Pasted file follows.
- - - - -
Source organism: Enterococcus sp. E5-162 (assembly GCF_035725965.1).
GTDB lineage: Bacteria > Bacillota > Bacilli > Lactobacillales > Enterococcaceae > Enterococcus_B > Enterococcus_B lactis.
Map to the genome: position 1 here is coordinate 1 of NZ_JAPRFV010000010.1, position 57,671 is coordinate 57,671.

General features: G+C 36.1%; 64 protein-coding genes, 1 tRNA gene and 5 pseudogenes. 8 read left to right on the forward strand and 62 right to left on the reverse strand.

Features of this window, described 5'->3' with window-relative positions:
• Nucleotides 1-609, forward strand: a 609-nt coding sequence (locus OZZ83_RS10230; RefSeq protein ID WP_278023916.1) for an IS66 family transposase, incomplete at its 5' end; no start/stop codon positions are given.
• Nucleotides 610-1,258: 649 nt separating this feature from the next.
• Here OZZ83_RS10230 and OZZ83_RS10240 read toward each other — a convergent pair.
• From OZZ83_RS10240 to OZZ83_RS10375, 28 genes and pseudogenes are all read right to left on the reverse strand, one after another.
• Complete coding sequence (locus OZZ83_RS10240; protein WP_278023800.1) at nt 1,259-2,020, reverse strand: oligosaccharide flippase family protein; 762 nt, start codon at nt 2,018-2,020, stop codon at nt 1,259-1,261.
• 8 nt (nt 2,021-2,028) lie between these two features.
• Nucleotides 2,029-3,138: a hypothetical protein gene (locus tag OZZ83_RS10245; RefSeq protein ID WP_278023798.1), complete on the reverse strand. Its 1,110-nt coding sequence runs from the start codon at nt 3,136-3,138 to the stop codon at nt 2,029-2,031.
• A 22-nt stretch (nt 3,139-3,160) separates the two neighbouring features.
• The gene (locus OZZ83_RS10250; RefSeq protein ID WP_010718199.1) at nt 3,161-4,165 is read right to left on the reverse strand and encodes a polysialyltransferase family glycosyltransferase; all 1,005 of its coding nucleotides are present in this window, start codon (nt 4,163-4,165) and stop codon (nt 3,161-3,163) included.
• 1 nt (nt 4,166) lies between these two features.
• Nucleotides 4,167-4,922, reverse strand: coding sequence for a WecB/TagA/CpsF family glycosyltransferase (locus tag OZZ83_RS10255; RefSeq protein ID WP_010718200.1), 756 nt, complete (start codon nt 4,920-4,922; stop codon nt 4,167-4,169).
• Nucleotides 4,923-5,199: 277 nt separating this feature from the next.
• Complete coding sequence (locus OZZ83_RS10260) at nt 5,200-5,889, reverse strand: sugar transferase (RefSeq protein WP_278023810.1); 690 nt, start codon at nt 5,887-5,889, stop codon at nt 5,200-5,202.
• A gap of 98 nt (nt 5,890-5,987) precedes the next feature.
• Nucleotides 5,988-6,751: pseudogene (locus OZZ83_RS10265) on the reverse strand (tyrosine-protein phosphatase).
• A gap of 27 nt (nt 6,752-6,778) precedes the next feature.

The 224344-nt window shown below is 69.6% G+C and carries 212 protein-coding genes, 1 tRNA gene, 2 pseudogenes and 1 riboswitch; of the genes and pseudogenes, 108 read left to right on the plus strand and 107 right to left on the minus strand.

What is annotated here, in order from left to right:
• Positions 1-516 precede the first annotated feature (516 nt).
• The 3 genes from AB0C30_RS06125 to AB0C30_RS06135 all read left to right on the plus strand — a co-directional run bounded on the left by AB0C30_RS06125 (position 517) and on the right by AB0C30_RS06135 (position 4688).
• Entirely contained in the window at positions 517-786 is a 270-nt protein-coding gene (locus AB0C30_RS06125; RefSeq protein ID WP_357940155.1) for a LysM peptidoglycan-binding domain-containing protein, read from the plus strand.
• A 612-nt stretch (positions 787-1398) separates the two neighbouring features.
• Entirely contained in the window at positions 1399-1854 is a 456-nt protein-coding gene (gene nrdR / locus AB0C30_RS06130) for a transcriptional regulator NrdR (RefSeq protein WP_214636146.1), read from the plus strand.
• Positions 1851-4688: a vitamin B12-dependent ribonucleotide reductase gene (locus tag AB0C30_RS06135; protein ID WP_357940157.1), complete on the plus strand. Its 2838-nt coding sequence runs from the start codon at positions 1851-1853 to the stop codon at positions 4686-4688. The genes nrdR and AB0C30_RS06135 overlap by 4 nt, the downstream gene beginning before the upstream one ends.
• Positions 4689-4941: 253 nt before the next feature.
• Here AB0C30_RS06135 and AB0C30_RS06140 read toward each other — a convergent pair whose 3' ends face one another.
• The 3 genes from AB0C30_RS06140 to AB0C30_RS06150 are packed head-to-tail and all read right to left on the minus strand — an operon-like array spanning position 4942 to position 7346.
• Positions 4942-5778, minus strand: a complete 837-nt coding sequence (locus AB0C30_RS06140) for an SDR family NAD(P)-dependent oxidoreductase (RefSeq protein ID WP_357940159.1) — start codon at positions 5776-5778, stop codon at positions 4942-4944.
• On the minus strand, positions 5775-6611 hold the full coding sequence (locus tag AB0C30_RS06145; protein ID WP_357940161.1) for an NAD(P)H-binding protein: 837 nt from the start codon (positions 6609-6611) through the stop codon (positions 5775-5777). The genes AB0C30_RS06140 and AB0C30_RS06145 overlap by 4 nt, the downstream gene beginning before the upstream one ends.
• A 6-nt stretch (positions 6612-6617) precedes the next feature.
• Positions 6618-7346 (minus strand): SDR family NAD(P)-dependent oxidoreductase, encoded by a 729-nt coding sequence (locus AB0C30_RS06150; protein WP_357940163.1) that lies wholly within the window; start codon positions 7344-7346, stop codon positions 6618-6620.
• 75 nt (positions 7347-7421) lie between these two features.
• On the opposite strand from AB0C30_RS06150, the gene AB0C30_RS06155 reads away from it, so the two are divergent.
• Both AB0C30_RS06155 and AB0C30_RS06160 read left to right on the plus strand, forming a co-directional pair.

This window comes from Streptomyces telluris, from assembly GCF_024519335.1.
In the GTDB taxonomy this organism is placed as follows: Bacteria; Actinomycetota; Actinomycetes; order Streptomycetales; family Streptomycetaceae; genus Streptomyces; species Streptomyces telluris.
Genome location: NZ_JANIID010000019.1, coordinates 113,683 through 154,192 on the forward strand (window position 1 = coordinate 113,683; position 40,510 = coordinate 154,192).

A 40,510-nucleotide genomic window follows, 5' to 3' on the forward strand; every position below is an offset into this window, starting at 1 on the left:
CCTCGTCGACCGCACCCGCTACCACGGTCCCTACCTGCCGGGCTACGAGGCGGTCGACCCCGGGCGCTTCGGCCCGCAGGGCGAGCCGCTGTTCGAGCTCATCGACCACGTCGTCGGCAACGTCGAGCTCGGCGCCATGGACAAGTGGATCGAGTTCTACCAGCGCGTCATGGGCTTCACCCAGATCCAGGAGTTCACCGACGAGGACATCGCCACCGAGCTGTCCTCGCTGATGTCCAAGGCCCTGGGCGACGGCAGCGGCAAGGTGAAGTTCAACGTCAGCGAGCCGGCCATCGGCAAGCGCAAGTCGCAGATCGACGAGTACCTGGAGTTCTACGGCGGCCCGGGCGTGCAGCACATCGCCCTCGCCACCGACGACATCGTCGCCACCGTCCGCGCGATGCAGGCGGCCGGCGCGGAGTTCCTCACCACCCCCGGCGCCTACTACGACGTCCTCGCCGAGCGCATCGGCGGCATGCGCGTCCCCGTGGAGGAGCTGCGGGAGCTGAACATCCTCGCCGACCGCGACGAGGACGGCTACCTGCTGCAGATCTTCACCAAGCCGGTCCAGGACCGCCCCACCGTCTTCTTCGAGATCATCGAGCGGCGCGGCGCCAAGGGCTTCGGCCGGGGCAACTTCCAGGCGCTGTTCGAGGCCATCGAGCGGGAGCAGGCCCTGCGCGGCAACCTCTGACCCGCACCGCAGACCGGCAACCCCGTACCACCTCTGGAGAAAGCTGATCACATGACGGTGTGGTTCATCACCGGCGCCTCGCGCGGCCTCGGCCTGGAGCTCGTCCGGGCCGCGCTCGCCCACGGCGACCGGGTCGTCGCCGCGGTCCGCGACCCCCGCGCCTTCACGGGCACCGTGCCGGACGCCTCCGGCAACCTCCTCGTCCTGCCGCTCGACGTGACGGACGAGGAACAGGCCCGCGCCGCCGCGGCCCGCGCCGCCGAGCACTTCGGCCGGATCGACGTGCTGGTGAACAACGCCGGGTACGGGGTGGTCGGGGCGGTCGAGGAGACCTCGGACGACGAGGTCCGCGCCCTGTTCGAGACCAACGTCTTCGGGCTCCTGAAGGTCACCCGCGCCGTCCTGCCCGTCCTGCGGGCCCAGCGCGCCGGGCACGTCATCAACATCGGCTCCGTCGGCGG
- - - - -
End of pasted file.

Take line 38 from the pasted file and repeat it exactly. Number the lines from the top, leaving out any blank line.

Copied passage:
• On the opposite strand from AB0C30_RS06150, the gene AB0C30_RS06155 reads away from it, so the two are divergent.